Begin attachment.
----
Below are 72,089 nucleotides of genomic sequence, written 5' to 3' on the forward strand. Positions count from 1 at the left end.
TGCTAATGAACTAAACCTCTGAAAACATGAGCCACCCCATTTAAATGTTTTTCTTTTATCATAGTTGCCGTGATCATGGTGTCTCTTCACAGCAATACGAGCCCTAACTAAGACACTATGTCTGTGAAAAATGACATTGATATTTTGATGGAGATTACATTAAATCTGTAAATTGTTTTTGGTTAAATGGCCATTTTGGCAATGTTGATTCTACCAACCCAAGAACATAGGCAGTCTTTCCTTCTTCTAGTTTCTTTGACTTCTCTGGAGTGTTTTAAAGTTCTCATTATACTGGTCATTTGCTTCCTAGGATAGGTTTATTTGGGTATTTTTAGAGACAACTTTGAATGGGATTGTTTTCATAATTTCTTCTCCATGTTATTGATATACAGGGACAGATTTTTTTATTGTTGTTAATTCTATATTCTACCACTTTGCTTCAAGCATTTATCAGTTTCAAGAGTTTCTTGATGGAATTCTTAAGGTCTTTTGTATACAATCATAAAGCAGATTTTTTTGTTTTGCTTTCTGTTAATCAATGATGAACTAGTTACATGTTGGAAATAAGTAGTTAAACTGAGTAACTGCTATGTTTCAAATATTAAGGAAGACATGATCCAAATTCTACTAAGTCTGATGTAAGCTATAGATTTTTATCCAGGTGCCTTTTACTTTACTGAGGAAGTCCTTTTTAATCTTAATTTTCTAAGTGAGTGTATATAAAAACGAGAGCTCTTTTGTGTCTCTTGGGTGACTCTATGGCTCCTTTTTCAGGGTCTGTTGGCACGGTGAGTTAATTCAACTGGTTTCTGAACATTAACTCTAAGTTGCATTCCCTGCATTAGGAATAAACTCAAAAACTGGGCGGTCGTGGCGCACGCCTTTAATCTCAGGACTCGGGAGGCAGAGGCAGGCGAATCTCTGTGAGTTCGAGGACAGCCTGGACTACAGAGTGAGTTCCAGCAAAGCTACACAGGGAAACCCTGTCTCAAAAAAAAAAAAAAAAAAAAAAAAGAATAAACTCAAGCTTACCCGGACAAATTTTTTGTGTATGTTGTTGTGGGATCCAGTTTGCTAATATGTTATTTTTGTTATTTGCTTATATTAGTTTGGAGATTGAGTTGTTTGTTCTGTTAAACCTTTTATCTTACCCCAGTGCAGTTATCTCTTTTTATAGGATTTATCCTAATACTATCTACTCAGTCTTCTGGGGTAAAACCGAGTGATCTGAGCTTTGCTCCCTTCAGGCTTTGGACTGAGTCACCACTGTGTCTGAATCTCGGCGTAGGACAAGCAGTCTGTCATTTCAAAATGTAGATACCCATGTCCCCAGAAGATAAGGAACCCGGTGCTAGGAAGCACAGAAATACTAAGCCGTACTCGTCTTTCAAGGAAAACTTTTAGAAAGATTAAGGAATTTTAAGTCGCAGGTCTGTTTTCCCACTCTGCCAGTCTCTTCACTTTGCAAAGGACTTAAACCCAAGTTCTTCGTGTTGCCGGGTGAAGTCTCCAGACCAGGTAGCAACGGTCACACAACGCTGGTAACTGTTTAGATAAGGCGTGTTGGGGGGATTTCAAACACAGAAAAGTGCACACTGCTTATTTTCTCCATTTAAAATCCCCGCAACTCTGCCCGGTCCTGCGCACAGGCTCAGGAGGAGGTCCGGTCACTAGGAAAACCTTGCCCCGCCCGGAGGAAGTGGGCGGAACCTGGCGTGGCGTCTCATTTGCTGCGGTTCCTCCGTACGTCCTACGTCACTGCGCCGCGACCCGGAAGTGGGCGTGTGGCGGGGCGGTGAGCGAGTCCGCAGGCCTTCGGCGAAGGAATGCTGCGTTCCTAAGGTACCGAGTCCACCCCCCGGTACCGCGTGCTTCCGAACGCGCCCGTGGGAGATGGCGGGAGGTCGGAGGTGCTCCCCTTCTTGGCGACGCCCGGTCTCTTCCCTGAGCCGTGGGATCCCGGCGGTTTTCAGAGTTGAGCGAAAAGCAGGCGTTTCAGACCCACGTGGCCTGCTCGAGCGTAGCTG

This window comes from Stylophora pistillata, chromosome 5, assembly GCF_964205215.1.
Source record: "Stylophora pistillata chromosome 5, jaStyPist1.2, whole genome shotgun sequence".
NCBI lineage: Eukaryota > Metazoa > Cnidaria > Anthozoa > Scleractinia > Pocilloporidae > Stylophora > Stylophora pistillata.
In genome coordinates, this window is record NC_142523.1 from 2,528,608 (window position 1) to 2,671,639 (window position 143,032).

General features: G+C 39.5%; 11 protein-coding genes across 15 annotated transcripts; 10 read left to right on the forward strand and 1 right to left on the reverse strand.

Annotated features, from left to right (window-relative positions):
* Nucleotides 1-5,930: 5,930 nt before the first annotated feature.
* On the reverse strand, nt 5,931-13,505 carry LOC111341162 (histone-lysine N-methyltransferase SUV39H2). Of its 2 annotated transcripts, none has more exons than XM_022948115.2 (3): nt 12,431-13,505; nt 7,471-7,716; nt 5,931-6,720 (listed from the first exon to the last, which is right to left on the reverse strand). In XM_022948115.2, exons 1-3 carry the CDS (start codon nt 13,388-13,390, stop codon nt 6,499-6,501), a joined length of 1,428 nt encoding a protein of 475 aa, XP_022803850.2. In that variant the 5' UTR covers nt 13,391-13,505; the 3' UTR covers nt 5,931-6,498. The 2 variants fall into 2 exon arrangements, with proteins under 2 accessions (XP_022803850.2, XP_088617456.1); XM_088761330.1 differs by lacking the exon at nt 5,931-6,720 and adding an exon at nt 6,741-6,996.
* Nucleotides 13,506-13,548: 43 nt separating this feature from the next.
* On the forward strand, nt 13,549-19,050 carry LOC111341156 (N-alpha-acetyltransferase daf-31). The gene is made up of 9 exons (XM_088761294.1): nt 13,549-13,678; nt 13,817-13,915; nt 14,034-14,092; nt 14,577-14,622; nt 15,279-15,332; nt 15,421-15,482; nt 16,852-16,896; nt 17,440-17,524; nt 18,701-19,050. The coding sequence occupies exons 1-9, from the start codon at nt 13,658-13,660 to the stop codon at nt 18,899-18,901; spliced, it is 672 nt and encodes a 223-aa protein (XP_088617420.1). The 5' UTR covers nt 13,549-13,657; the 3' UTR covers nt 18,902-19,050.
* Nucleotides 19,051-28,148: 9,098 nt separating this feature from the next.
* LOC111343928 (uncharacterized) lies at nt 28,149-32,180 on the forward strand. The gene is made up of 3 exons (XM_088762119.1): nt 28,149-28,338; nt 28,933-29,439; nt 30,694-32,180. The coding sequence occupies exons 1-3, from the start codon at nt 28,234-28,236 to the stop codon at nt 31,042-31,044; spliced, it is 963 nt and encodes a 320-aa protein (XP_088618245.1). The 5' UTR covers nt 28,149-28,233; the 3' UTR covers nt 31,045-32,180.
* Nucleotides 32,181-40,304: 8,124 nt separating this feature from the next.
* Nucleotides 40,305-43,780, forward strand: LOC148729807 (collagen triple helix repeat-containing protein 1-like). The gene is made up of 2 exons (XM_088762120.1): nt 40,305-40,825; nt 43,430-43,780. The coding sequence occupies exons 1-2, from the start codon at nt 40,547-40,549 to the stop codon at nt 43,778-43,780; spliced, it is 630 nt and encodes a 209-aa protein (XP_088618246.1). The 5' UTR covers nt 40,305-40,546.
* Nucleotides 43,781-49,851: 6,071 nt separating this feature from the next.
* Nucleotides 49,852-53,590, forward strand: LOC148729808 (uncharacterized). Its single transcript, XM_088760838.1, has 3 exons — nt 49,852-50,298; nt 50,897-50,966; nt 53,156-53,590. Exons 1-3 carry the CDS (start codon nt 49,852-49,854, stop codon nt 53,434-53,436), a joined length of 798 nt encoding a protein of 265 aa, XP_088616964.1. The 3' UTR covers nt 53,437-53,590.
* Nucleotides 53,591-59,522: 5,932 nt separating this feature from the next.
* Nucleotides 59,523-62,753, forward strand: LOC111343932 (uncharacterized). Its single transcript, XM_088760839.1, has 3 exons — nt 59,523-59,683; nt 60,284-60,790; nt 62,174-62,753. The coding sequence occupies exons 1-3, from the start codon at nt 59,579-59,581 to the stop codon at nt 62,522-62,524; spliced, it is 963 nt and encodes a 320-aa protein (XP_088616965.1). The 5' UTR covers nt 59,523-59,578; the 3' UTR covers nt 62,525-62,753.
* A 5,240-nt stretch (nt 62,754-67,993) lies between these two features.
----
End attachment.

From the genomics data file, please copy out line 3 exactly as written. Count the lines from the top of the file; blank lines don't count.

This window comes from Stylophora pistillata, chromosome 5, assembly GCF_964205215.1.